# XACC 280 WK 7 - DQ 1 - 8049

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## 3number

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When it comes to liquidity, the ratio that I believe is the most important is the current ratio. The reason I chose the current ratio is because liquidity is used to calculate the short term abilities of a company to pay their growing obligations and their ability to pay for unanticipated needs.  The current ratio is a simple tool that evaluates just that by simply dividing the company’s current assets by their current liabilities.

The higher the ratio, the higher the liquidity of the company. According to
Weygandt, Kimmel, & Kieso (2008), “The current ratio is a more dependable indicator of liquidity than working capital. Two companies with the same amount of working capital may have significantly different current ratios.” When it comes to internal and external users, I think that this ratio is a well rounded number that all users can appreciate just the same. Investors want to know a company’s liquidity, along with other factors, so that they can make an informed decision as to their investments.

For profitability ratios, which are used to measure the operating success or income of a company, I believe the fastest and easiest way to do this is by figuring the return on assets. The return on assets is calculated by dividing the average assets into the net income.

The reason I believe this ratio is the most effective is because it gives a return on the company assets. This type of ratio can be used to see the profitability according to the company’s assets and their net income and not just their equity, profit margin, or asset turnover. The company’s management team can use this ratio to determine if their assets are bringing in enough income to make a reasonable profit margin for the company. If not, they can drop a specific product, or line of products to increase the return.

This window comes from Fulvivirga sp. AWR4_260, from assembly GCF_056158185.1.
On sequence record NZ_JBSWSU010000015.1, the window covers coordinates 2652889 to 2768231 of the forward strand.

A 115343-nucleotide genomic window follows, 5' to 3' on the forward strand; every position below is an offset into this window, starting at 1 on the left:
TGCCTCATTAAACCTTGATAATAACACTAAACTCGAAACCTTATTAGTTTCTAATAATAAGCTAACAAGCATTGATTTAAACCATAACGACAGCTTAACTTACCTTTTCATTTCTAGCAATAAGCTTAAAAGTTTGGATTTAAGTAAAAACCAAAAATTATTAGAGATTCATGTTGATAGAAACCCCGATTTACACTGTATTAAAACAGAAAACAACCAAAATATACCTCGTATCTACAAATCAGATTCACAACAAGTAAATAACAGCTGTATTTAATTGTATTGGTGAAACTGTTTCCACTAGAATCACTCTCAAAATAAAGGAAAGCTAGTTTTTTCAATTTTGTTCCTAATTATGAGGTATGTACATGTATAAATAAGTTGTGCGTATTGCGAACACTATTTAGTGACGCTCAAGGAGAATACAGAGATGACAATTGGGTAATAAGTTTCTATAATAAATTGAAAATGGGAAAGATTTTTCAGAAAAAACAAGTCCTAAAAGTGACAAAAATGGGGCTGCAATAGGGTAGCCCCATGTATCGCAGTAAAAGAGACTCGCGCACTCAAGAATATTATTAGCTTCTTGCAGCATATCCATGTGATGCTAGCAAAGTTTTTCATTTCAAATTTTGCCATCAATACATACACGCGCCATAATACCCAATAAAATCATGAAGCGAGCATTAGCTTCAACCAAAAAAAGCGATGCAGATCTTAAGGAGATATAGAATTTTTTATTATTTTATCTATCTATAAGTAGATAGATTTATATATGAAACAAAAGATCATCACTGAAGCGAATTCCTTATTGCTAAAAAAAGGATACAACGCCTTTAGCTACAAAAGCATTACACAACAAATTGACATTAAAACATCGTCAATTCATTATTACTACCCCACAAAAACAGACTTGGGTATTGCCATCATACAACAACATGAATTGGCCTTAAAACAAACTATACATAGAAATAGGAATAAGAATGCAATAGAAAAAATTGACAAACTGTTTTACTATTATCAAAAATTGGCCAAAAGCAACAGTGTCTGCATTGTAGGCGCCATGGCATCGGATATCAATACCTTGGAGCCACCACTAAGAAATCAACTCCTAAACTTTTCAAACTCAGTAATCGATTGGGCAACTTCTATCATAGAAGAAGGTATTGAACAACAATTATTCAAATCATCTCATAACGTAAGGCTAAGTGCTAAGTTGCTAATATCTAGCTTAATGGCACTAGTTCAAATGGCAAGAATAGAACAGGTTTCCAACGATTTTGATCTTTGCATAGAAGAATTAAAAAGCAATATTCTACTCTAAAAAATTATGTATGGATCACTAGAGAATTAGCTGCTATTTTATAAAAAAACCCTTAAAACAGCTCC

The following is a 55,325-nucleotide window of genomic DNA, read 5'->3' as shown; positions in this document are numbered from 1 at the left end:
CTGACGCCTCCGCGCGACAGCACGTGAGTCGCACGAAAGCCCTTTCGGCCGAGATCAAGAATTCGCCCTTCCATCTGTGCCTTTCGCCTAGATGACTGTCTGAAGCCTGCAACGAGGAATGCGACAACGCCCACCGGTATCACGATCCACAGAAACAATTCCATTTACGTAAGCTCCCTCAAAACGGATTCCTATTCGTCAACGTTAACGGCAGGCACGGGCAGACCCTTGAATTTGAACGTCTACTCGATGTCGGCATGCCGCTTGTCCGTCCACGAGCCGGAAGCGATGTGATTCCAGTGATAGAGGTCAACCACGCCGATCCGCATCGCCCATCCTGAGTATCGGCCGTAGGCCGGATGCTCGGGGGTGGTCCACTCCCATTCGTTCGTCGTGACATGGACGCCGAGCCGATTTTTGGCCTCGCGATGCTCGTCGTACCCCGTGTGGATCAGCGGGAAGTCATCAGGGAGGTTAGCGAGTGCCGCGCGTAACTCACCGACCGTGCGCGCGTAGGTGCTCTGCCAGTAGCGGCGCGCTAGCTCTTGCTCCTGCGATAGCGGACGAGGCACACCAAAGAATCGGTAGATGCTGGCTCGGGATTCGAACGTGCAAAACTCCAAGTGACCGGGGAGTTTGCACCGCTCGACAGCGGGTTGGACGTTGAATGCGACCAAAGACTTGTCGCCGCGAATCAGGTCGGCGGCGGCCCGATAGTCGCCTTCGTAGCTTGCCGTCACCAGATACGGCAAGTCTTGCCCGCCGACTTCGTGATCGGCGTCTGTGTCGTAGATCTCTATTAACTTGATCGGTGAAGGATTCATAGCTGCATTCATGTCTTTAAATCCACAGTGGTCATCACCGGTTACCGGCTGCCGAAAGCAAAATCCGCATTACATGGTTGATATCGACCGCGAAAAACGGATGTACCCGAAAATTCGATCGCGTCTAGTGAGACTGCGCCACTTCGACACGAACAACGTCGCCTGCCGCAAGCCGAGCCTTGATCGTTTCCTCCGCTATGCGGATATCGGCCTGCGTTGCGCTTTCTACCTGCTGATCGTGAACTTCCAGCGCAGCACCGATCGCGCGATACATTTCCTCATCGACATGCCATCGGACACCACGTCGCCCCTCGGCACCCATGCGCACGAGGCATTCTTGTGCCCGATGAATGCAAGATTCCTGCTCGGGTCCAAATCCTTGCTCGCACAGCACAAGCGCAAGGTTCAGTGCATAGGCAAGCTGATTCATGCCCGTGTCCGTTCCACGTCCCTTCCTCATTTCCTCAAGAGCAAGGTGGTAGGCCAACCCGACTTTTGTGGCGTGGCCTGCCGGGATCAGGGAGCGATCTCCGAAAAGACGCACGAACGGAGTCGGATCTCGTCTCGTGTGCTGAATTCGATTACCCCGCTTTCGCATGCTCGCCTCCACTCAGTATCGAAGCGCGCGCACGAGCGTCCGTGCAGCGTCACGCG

Solvency ratio, or the ability of a company to survive, is best calculated using the times interest earned. This is calculated by dividing the income before income taxes and interest expenses by the interest expenses. The simple truth of this equation is the company’s ability to pay their interest payments as they come due. The other ratio, debt to total assets ratio, only measures the percentage of total assets provided by the creditors and does not give the company’s ability to pay debt over time. Solvency, as stated earlier, is looking for the company’s ability to survive.

Instructors response.

Ratio analysis is a fantastic tool which can be used not only to review the financial statements of an organization, but also to compare the financial performance of an organization against its peers.  This type of comparison can lead to benchmarking and identifying key ratios for improvement in order to improve the performance to that of the peers being compared to.

Financial ratios can be broken down into the following categories:

Liquidity Ratios - measure the short term ability of the company to may its maturing obligations and meet unexpected needs for cash.
Profitability Ratios - measure the income or operating success of a company for a given period of time.
Solvency Ratios - measure the ability of a company to survive over a long period of time.

One key point to remember when working with financial statement ratios is all ratios are important in that each conveys its own information.  Different users of financial statements use different ratios, so the overall importance of a ratio is directly related to what the user is looking at.

Solution Description

When it comes to liquidity, the ratio that I believe is the most important is the current ratio. The reason I chose the current ratio is because liquidity is used to calculate the short term abilities of a company to pay their growing obligations and their ability to pay for unanticipated needs.  The current ratio is a simple tool that evaluates just that by simply dividing the company’s current assets by their current liabilities.